Big Media Meets Its Match

FCC commissioners Jonathan Adelstein and Michael Copps, two Washington power players you've never heard of

| Utne Reader July / August 2007

Jonathan Adelstein strides up the front walk of the Tampa Bay Performing Arts Center on an overcast spring afternoon, a small black travel duffel slung over his shoulder. Middle-aged, balding, and wearing a standard-issue blue suit, he has the inconspicuous carriage of a bureaucratic functionary, someone at peace with his own unimportance. He's got no posse, no personal assistant, no wheels on his luggage--just a change of clothes and the bare travel essentials a road warrior needs to do business in an unfamiliar city. 'Where's the FCC hearing?' he asks a bystander.

Around the corner, there's a buzz of activity in front of Louise Lykes Ferguson Hall, where a few dozen people are milling about. As Adelstein passes by and enters the lobby, where more people are gathered, heads swivel, hellos ring out, and people with video cameras and microphones of all sizes start sidling up to him for a quote or an on-air interview. It's clear that, despite his low-key demeanor, Adelstein not only is important; he's a star attraction.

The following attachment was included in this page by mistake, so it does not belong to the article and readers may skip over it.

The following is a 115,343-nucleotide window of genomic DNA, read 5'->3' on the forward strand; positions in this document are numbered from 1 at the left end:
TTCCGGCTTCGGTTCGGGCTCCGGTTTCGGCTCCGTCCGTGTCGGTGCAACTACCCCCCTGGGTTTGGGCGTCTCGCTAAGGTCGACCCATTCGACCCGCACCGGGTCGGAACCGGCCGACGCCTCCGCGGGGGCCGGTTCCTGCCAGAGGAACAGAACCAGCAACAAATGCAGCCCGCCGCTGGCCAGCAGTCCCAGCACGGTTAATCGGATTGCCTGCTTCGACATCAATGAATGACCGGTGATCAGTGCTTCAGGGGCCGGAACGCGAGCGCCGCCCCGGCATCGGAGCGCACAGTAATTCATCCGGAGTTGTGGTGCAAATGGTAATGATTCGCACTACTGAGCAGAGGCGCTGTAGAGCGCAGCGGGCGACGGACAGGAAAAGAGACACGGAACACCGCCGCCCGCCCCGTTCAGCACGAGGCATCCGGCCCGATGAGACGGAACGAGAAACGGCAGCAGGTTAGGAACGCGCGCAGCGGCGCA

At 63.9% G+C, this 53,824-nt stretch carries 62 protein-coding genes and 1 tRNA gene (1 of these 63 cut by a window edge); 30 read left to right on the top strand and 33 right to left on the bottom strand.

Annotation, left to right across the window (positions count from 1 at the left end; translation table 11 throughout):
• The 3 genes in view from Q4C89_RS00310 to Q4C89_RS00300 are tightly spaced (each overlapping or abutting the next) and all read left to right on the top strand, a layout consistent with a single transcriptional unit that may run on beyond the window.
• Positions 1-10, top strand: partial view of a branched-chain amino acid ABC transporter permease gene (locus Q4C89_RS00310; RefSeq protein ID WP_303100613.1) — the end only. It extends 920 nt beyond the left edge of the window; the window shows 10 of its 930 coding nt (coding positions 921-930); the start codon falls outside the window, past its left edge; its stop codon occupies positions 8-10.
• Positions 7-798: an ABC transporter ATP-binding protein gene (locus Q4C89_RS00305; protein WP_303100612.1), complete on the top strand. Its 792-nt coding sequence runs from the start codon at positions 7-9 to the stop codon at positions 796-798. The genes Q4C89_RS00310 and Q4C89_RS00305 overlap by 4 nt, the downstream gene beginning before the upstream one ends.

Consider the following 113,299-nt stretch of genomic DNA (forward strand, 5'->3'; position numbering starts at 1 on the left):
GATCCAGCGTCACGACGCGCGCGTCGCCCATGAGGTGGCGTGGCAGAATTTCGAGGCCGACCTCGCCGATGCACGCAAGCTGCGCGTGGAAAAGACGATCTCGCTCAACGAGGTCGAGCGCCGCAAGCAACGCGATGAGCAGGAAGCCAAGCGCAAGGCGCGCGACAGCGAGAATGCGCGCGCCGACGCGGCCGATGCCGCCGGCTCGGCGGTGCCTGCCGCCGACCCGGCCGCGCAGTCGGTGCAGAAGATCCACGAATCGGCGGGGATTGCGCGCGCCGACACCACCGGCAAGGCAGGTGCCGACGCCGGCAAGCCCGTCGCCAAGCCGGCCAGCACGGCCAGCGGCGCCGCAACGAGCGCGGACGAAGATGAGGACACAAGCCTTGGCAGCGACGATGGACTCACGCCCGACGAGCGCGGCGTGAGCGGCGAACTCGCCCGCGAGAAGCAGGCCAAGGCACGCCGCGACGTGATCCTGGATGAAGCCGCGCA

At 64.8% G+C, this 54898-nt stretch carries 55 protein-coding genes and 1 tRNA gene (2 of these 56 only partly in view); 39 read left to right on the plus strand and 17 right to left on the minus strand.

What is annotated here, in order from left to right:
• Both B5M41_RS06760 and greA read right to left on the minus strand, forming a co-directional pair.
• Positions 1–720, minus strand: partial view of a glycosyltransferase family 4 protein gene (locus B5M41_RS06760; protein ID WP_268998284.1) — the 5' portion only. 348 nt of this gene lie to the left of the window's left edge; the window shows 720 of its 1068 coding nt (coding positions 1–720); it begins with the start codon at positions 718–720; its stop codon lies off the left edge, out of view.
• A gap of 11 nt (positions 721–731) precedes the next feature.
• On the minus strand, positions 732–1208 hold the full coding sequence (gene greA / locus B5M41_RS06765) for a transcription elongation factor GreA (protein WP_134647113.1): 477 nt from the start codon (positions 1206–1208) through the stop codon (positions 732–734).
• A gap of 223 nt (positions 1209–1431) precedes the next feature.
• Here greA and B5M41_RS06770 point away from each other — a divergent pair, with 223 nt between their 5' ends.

One of five members of the Federal Communications Commission (FCC), an agency that regulates many aspects of the radio, television, cable, telephone, and Internet industries, Adelstein is in town to conduct a public hearing. Several hundred citizens have come to give the commissioners a piece of their mind.

Fellow commissioner Michael Copps, who arrived earlier, is also granting interviews and exchanging pleasantries. Like Adelstein, he has a distinct lack of flash or conceit, and he too holds court comfortably, receiving all comers in a manner that recalls an author at a book signing.

Copps and Adelstein are used to this sort of reception outside the Beltway. Since President George W. Bush appointed Copps in 2001 and Adelstein in 2002, the two have become cult heroes to people who view the corporatization of media and telecommunications as a threat to democracy. Despite being in the minority on the commission, which is always weighted three to two in favor of the party controlling the White House, the two Democrats have consistently challenged the interests of big media on a body that has long been criticized for being too cozy with the corporate conglomerates it regulates.

'They both understand, as few members of the FCC have ever understood, the public importance of the work they do,' says media historian and critic Robert McChesney. 'That it's not just about these industries and helping them get rich, it's about the quality of journalism and culture we're going to have in our society. These guys are like throwbacks--they actually believe in the idea that they're public servants and they're here to uphold the law and represent the interests of the public.'

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